Pune-based Chaitanya Kaushal Charitable Trust has been working for the betterment of underprivileged students in the city for the last 25 years. Group Captain Harsh Kaushal (Retd.), principal trustee, said over 300 students have been helped by the trust so far, many of whom discontinued their studies due to financial constraints.
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The decision to build the Trust was taken after a personal tragedy wrecked the Kaushals in 1990. Chaitanya Kaushal — the 12-year-old son of the family — met with a tragic accident, bringing the young life of this Bishop School student’s to an untimely end. “On November 27 1990, Chaitanya and five of his friends were cycling back home from school, when a speeding truck dashed onto his cycle at the bridge near Koregaon Park, injuring him grievously,” he said. Soon, a crowd gathered but no one was willing to take the boy to the hospital. Finally, a good Samaritan took him to the hospital where he was declared dead on arrival. The Kaushals had recently moved to Pune but the tragedy put a screeching halt to their normal life.
After spending a year come to terms with their loss, the family decided to form the trust to perpetuate the memory of their young boy on Chaitanya’s birthday — November 3, 1991. “We decided to channelise our grief in a constructive way and we wanted to give back to the society in our own little way. After experimenting with various charities — like helping the sick or helping students in municipal schools — we decided to focus our attention towards students who are finding it difficult to complete their studies due to financial constrains,” he said.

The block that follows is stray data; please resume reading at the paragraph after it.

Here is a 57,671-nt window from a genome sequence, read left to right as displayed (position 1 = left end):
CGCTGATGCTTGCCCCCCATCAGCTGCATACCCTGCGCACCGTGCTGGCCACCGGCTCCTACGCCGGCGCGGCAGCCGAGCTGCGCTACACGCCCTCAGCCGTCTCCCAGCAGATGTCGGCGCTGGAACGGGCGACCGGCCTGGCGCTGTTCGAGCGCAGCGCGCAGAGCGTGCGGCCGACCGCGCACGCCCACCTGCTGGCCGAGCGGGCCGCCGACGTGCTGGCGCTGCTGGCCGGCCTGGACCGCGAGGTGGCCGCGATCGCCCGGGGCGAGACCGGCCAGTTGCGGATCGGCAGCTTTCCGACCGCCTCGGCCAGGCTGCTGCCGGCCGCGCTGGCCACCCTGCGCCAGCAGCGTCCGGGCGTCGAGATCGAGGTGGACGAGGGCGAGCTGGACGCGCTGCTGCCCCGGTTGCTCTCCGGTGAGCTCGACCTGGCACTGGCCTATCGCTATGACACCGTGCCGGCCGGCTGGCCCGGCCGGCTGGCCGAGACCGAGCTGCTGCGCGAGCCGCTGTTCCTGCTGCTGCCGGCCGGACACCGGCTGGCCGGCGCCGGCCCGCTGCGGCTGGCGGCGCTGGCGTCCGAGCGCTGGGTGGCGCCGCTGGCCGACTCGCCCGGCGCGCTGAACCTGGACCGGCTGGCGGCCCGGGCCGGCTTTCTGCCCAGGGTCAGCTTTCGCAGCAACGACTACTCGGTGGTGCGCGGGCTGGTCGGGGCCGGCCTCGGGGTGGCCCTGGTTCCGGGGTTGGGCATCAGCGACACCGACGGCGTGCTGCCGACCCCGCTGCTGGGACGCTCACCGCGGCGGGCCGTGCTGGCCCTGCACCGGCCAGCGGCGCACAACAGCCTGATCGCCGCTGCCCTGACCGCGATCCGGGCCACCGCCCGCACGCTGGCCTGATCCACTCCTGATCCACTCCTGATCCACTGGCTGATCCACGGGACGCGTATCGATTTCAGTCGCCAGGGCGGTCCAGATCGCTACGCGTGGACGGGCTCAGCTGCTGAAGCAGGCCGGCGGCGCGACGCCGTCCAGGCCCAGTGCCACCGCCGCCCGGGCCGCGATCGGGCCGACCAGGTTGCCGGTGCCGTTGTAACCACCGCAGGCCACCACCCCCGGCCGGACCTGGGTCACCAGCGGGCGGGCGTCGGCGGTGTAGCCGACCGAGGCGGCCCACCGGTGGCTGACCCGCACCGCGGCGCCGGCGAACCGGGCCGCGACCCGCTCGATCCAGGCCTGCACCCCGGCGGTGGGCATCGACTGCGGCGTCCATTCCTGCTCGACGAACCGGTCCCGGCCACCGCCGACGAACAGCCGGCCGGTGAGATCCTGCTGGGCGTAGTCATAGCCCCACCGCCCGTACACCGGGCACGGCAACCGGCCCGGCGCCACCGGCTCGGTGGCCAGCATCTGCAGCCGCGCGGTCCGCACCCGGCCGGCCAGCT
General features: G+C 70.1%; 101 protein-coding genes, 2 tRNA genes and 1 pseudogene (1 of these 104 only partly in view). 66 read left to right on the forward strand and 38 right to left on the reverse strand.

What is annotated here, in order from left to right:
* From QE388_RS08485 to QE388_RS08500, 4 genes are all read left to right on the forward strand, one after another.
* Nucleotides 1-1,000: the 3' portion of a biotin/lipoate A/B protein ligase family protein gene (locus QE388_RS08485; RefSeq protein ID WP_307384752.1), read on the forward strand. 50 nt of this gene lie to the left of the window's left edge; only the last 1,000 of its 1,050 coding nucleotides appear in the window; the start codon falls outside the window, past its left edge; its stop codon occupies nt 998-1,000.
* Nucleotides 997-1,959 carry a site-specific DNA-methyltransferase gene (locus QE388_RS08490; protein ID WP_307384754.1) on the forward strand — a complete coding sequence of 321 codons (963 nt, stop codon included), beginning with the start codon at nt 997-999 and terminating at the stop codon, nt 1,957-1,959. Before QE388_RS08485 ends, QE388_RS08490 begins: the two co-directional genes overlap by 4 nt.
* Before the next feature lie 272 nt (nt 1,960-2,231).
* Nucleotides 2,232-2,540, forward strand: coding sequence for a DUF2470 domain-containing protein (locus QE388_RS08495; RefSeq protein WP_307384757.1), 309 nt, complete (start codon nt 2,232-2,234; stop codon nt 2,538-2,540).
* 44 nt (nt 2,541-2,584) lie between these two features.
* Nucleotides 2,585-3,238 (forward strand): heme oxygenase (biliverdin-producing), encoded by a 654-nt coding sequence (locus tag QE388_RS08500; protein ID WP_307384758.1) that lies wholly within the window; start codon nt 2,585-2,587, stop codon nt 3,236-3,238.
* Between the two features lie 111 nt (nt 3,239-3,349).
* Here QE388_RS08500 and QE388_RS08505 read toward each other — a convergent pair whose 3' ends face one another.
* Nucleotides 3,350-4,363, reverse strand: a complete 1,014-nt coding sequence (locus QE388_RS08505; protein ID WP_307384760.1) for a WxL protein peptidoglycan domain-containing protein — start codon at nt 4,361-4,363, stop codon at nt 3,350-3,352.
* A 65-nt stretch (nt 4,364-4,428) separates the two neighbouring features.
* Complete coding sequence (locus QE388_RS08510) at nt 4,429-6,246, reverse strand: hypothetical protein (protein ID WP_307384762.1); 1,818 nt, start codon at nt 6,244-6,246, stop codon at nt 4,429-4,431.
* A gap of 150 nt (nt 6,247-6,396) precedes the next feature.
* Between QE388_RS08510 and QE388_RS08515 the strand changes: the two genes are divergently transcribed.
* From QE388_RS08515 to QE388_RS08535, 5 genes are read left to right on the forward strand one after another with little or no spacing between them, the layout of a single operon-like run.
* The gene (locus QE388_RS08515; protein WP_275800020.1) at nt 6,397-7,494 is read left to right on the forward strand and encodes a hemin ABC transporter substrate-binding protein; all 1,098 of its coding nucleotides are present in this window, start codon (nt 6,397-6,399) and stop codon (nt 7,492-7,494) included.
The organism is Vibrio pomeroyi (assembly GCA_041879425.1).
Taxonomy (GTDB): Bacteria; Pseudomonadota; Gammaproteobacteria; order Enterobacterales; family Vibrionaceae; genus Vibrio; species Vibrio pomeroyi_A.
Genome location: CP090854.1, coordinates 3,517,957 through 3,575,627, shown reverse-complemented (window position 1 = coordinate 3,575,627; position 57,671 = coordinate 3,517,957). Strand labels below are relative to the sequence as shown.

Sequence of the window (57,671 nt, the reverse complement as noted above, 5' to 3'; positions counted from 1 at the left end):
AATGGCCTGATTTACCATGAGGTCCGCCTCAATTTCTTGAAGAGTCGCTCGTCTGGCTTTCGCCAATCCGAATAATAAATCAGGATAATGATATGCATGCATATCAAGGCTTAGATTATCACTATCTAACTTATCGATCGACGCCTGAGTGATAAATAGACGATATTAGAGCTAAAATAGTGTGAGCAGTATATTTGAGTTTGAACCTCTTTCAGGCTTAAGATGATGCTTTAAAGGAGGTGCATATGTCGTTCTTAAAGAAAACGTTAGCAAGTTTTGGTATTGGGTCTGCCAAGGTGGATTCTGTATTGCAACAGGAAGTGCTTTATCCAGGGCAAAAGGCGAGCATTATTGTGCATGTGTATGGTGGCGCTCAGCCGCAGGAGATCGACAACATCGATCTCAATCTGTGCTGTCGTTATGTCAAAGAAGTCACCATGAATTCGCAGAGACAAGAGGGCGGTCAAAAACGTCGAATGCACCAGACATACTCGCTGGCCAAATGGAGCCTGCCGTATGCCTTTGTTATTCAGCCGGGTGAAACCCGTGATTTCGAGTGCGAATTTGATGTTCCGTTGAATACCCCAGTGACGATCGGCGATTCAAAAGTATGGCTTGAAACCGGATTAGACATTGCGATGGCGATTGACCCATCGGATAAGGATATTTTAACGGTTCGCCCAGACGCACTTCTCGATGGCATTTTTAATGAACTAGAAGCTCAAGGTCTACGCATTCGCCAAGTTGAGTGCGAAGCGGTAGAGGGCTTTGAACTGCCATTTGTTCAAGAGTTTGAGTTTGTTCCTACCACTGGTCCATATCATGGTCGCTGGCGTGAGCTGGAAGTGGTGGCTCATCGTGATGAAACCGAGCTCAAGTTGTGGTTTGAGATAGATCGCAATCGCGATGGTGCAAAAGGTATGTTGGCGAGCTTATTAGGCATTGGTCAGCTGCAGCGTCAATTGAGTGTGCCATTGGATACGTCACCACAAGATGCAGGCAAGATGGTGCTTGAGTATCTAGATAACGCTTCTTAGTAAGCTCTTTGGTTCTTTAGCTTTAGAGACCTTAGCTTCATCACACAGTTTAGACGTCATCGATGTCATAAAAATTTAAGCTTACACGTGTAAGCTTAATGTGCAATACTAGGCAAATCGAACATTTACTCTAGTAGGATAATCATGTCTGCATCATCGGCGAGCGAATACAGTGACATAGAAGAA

The reason for zeroing in on the educational field was the academic excellence Chaitanya had exhibited in his short life.
The Kaushals never accepted contribution from outsiders for the Trust and instead pulled in their resources and worked part-time to raise the corpus of the trust. Every year, the corpus was increased by Rs 30,000 and it currently stands at Rs 12-15 lakh. Majority of the money is invested with financial instruments of banks and the interest is used in arranging scholarships for needy students.
Every year, the Trust calls for applications from students and after a rigorous screening process the scholarship is granted. “Students must maintain high academic excellence through out the course and ensure that they carry out a simple exercise of self introspection to understand their weaknesses to ensure the scholarship is maintained,” said Kaushal. These two exercises, Kaushal said, ensured students remained dedicated to their studies and walked on the path of self-improvement.
As the Trust completes its 25 years this year, Kaushal looks back on various incidents which have left an indelible mark on them. “There were students who had almost given up their studies but our counseling helped them decide against it. A student from Jejuri, who had got admission at a very prestigious engineering college, wanted to give up studies as he could not pay for hostel accommodation. We arranged that and now he is well-placed,” he said. Kaushal said the trustees want to expand their field of operation in education.